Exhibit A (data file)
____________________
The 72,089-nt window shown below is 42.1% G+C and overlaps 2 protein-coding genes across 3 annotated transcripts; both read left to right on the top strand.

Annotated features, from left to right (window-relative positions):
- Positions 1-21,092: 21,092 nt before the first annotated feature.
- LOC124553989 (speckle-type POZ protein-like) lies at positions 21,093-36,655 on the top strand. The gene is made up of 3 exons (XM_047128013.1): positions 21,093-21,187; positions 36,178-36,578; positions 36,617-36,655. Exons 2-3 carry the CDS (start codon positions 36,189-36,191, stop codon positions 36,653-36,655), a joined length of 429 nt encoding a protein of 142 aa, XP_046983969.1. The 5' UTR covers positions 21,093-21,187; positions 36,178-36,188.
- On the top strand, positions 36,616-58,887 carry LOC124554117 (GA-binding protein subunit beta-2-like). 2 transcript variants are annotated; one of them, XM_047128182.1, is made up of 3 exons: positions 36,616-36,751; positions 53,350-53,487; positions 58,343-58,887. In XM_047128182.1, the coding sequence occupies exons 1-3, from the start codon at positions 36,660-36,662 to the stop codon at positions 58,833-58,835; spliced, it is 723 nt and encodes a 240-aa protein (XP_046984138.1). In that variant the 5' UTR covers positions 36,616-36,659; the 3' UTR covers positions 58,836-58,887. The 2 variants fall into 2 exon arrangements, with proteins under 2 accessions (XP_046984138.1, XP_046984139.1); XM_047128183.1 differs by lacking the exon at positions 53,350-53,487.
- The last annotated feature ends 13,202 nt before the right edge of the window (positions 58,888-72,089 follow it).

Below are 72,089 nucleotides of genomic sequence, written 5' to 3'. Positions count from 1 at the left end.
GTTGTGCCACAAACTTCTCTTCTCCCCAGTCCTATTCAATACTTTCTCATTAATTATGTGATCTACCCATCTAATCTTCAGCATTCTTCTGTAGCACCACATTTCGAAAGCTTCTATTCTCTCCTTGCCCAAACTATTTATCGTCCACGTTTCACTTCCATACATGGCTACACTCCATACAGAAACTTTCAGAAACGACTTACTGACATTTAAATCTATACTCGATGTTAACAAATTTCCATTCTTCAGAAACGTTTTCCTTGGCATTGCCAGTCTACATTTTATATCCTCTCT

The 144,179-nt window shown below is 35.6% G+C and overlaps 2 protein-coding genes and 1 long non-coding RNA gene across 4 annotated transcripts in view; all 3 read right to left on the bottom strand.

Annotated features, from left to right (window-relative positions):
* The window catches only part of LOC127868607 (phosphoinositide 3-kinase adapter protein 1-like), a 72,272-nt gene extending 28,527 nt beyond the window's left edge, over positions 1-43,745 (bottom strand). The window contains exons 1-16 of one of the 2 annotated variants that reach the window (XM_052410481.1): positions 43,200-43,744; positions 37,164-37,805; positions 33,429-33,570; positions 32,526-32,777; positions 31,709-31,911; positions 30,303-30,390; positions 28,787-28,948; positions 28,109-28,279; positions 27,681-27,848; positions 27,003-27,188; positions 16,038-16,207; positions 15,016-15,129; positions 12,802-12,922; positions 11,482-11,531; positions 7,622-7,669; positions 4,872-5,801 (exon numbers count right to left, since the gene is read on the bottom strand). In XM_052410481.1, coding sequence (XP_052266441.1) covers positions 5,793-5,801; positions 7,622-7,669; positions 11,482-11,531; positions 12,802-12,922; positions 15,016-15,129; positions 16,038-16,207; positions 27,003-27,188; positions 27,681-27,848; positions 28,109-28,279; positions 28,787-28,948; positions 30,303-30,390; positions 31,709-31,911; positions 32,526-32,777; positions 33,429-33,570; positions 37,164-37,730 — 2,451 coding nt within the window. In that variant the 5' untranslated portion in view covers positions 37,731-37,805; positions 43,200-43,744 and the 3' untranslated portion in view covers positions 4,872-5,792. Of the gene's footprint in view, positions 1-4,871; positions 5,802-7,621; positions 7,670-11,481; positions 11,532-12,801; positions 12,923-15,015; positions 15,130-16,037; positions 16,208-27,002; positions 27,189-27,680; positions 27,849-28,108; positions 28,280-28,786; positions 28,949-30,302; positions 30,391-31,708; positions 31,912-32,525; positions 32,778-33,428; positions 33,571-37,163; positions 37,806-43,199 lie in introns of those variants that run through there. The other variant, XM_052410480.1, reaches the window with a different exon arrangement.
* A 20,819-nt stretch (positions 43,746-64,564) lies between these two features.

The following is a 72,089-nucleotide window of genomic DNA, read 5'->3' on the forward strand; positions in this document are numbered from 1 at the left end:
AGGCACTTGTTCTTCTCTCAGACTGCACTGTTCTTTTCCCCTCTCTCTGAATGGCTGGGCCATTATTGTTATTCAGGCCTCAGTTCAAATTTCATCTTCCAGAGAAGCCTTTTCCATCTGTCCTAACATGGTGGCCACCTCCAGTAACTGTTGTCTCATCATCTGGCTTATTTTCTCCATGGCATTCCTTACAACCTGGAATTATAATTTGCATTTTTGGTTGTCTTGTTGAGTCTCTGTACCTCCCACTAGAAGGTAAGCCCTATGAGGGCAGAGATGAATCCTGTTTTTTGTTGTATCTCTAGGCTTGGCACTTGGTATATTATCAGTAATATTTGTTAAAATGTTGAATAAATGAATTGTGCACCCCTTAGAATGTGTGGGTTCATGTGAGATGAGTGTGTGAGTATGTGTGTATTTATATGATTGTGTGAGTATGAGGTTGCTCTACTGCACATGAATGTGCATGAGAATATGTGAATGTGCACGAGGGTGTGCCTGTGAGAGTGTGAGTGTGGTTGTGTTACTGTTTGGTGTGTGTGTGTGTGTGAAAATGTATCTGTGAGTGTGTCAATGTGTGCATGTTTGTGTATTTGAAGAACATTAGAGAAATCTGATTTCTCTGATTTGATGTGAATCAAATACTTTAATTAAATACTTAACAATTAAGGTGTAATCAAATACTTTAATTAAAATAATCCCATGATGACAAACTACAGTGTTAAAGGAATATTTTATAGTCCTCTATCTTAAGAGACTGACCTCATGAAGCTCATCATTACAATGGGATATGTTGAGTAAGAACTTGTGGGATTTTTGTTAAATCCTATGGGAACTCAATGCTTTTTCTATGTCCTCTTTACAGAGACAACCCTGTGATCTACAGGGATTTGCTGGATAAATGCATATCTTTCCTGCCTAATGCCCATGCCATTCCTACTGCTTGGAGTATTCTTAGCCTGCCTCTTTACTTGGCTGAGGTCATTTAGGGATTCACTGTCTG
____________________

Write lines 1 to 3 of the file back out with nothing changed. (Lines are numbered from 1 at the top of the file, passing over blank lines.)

The 72,089-nt window shown below is 42.1% G+C and overlaps 2 protein-coding genes across 3 annotated transcripts; both read left to right on the top strand.

Annotated features, from left to right (window-relative positions):
- Positions 1-21,092: 21,092 nt before the first annotated feature.